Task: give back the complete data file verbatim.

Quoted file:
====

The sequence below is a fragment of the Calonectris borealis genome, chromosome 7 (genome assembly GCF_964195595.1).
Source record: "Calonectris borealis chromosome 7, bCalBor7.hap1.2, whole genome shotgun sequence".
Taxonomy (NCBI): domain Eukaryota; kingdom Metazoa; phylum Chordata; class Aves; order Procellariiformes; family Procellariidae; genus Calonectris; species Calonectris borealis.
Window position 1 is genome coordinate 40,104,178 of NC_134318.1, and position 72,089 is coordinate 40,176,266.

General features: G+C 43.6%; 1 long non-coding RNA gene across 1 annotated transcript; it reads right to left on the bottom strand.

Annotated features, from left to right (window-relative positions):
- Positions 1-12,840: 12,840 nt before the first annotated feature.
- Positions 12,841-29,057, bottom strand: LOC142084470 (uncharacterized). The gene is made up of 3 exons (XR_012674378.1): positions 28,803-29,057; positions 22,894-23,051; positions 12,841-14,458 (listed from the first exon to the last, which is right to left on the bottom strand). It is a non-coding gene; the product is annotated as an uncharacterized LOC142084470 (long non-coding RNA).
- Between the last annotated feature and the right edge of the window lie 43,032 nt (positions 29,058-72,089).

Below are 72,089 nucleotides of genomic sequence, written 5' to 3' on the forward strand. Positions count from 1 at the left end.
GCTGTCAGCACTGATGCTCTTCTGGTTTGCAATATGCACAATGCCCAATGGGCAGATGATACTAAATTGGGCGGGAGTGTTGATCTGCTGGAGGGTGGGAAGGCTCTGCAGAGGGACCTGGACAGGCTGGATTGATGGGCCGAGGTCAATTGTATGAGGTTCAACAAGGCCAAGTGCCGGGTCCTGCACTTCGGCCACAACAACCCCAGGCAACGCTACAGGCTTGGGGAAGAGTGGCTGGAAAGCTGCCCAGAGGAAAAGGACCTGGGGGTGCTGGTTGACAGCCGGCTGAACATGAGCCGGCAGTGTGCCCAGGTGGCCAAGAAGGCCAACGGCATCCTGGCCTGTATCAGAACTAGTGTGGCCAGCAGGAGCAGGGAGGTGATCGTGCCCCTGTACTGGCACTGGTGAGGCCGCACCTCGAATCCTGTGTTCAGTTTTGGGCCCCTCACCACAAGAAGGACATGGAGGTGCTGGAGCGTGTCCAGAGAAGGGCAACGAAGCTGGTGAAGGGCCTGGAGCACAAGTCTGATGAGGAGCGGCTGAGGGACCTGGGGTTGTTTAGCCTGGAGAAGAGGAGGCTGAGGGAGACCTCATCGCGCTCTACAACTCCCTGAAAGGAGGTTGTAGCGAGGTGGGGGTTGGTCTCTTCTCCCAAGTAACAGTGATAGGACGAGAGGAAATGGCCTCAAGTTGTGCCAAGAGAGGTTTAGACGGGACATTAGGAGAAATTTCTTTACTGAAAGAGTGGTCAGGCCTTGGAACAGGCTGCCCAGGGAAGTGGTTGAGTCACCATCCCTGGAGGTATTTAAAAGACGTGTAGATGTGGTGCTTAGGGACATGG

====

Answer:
The sequence below is a fragment of the Calonectris borealis genome, chromosome 7 (genome assembly GCF_964195595.1).
Source record: "Calonectris borealis chromosome 7, bCalBor7.hap1.2, whole genome shotgun sequence".
Taxonomy (NCBI): domain Eukaryota; kingdom Metazoa; phylum Chordata; class Aves; order Procellariiformes; family Procellariidae; genus Calonectris; species Calonectris borealis.
Window position 1 is genome coordinate 40,104,178 of NC_134318.1, and position 72,089 is coordinate 40,176,266.

General features: G+C 43.6%; 1 long non-coding RNA gene across 1 annotated transcript; it reads right to left on the bottom strand.

Annotated features, from left to right (window-relative positions):
- Positions 1-12,840: 12,840 nt before the first annotated feature.
- Positions 12,841-29,057, bottom strand: LOC142084470 (uncharacterized). The gene is made up of 3 exons (XR_012674378.1): positions 28,803-29,057; positions 22,894-23,051; positions 12,841-14,458 (listed from the first exon to the last, which is right to left on the bottom strand). It is a non-coding gene; the product is annotated as an uncharacterized LOC142084470 (long non-coding RNA).
- Between the last annotated feature and the right edge of the window lie 43,032 nt (positions 29,058-72,089).

Below are 72,089 nucleotides of genomic sequence, written 5' to 3' on the forward strand. Positions count from 1 at the left end.
GCTGTCAGCACTGATGCTCTTCTGGTTTGCAATATGCACAATGCCCAATGGGCAGATGATACTAAATTGGGCGGGAGTGTTGATCTGCTGGAGGGTGGGAAGGCTCTGCAGAGGGACCTGGACAGGCTGGATTGATGGGCCGAGGTCAATTGTATGAGGTTCAACAAGGCCAAGTGCCGGGTCCTGCACTTCGGCCACAACAACCCCAGGCAACGCTACAGGCTTGGGGAAGAGTGGCTGGAAAGCTGCCCAGAGGAAAAGGACCTGGGGGTGCTGGTTGACAGCCGGCTGAACATGAGCCGGCAGTGTGCCCAGGTGGCCAAGAAGGCCAACGGCATCCTGGCCTGTATCAGAACTAGTGTGGCCAGCAGGAGCAGGGAGGTGATCGTGCCCCTGTACTGGCACTGGTGAGGCCGCACCTCGAATCCTGTGTTCAGTTTTGGGCCCCTCACCACAAGAAGGACATGGAGGTGCTGGAGCGTGTCCAGAGAAGGGCAACGAAGCTGGTGAAGGGCCTGGAGCACAAGTCTGATGAGGAGCGGCTGAGGGACCTGGGGTTGTTTAGCCTGGAGAAGAGGAGGCTGAGGGAGACCTCATCGCGCTCTACAACTCCCTGAAAGGAGGTTGTAGCGAGGTGGGGGTTGGTCTCTTCTCCCAAGTAACAGTGATAGGACGAGAGGAAATGGCCTCAAGTTGTGCCAAGAGAGGTTTAGACGGGACATTAGGAGAAATTTCTTTACTGAAAGAGTGGTCAGGCCTTGGAACAGGCTGCCCAGGGAAGTGGTTGAGTCACCATCCCTGGAGGTATTTAAAAGACGTGTAGATGTGGTGCTTAGGGACATGG